Matt Bevin has a way back in from the wilderness.
Bevin, the upstart Kentucky Republican who famously locked horns with Mitch McConnell in a no-holds-barred 2014 Senate primary, is now running for governor. At first, his hopes for victory appeared all but impossible. He jumped into the race just two hours before the candidates' final filing deadline, he was still reeling from the attacks McConnell's camp leveled against him in the primary, he had limited campaign funding at his disposal, and—most importantly—he was facing off against two state Republican heavyweights in the GOP primary: Louisville Metro Councilman Hal Heiner, the front-runner, and State Agriculture Commissioner James Comer, who has been laying the groundwork for a gubernatorial run for years.
But now, days before the May 19 primary, a dramatic turn of events—largely surrounding dueling allegations of domestic violence and accessory to slander between Bevin's two primary rivals—has left the tea-party-aligned Bevin with a chance at victory.
Long-simmering rumors about Comer exploded last month, after conservative blogger Michael Adams aggressively pushed out a story that Comer had physically abused a former girlfriend in college. The woman in question also recently spoke out publicly for the first time, accusing Comer of the abuse. Comer has denied the allegations, and he claims the rumors are being spread by Heiner, whose campaign was in contact with Adams in the months before the domestic-abuse story became public. (The Louisville Courier-Journal has a broader look at the Comer allegations.)
As Comer and Heiner battle, Bevin is standing above the fray. Bevin's campaign released a TV ad Friday that depicts Comer and Heiner "acting like children" in a food fight. A narrator says Bevin's the only one who brings "grown-up leadership" to the race.
None of this is to say Bevin is the race's new front-runner, but the Heiner-Comer clash has improved his chances. "We're very confident about where we are," said Bevin campaign manager Ben Hartman.
Outside analysts see a chance for Bevin as well. "I don't know how much Comer's attacks have hurt Heiner, but if it is effective, it could help Bevin, and Bevin could win," said Danny Briscoe, a longtime Kentucky Democratic strategist.
All the campaigns are closely watching this week for the results of an independent "Bluegrass" poll sponsored by the Courier-Journal and local TV stations that will gauge how the events of the past month have affected the campaigns' respective fortunes.
Before the Comer scandal broke open, most operatives pegged Heiner as the narrow front-runner, followed closely by Bevin, with Comer close behind in third place. A fourth candidate, former Kentucky Supreme Court Justice Will Scott, is trailing the others by a wide margin in all public and private polling.
Still, as Bevin attempts to claw his way back, he's dogged by his missteps in last year's Senate race. He had to apologize for attending a pro-cockfighting rally yet again in a radio debate last week, and he's raised significantly less money than his opponents. He's mostly self-funded his bid this year, and enters the final days with comparatively less to spend.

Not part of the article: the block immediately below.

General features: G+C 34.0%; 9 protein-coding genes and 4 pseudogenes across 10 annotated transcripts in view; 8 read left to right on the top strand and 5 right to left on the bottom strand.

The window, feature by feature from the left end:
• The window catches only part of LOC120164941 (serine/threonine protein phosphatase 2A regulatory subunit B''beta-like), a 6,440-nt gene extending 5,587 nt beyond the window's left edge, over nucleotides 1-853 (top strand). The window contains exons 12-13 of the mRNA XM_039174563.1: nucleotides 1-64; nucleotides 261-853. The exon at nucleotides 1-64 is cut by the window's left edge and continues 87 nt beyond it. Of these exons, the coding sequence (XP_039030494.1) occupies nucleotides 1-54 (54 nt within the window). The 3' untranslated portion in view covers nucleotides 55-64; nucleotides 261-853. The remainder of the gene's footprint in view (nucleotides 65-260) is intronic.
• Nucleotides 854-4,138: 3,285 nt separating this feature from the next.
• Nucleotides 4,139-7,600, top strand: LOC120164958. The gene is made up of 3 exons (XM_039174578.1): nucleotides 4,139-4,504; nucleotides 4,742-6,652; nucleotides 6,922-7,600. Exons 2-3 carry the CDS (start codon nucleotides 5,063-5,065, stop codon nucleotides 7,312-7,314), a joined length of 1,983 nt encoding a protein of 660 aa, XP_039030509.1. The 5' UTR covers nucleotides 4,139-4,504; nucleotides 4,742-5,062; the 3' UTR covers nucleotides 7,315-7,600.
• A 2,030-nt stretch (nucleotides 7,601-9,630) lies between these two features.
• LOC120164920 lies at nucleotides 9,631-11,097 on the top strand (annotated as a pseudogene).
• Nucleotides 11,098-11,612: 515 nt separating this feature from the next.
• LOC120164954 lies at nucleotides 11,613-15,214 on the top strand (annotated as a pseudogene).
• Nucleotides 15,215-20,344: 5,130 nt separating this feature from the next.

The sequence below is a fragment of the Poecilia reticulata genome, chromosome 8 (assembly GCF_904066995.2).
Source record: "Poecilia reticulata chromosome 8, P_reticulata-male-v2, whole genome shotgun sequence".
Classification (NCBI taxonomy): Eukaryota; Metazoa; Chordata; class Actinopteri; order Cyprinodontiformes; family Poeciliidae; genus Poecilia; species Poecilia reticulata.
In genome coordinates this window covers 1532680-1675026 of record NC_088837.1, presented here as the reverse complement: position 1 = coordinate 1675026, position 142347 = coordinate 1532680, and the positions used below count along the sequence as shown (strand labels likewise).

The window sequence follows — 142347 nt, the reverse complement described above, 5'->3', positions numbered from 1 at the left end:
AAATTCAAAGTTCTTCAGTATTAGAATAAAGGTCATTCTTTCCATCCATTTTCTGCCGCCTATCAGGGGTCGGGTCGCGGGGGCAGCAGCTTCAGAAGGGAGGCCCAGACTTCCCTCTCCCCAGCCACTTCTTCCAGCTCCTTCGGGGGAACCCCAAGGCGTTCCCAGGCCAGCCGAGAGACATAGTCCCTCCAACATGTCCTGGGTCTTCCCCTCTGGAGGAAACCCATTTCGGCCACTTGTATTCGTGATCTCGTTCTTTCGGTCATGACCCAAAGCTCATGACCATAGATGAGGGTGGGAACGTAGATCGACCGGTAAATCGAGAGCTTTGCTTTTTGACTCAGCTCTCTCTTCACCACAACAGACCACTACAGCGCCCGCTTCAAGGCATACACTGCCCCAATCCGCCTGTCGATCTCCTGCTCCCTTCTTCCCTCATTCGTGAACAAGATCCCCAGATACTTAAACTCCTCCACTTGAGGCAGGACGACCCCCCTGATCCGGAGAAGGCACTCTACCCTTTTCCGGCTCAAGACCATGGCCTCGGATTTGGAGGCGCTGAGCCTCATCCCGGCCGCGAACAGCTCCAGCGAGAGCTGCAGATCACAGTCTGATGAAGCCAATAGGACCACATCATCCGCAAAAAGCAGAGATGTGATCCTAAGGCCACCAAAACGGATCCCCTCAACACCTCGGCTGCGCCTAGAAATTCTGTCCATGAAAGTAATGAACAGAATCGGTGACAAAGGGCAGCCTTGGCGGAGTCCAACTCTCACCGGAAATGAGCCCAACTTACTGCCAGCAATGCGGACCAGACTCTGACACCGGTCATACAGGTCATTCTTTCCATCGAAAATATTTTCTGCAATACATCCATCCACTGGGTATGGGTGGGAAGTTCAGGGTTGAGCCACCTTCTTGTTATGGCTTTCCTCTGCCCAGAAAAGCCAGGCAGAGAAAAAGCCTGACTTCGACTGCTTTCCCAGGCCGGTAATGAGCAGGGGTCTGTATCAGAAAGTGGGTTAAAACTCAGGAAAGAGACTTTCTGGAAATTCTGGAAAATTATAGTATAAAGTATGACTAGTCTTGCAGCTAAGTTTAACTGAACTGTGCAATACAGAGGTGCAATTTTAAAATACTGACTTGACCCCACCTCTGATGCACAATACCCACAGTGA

The idea of a Bevin primary win is uncomfortable for some Kentucky Republicans, particularly McConnell allies. McConnell's former campaign manager, Josh Holmes, recently took shots at Bevin, essentially painting him as a fraud whose actions are driven by ego: "It's abundantly clear that his guiding light is to embrace whatever gets himself a little further down the road. If somehow Matt Bevin got into the governor's mansion his only agenda would be the commissioning of his portrait," Holmes told the Courier-Journal.
Other former McConnell allies have been more willing to bury the hatchet. Scott Jennings, who ran McConnell's super PAC last year, wrote in a recent column: "Bevin has improved this time around through a more focused message and polished public presence." If Bevin wins, Jennings said, it will be because Bevin's "well-produced" advertising efforts "made him appear to be a mainstream conservative, curing a bruise from his previous race."
McConnell joined with other Kentucky Republicans in April to call for unity after the primary, no matter the winner.
Campaign watchers are expecting low turnout in the primary, and Hartman says he expects next week's winner will grab somewhere in the mid-30 percent range of all votes. In past Republican gubernatorial primaries, that would have equated to just tens of thousands of votes.
Democrats, meanwhile, are enjoying the show, saying they think the primary battle has already damaged whichever GOP candidate emerges to take on their nominee. Democrat Jack Conway, the current attorney general, is expected to advance to the general election after a relatively smooth ride to the primary.
Says Kentucky Democratic Party spokesman David Bergstein: The "Republican primary slugfest has exposed the severe flaws in each of the GOP candidates, and whoever manages to emerge will enter the general election deeply wounded."
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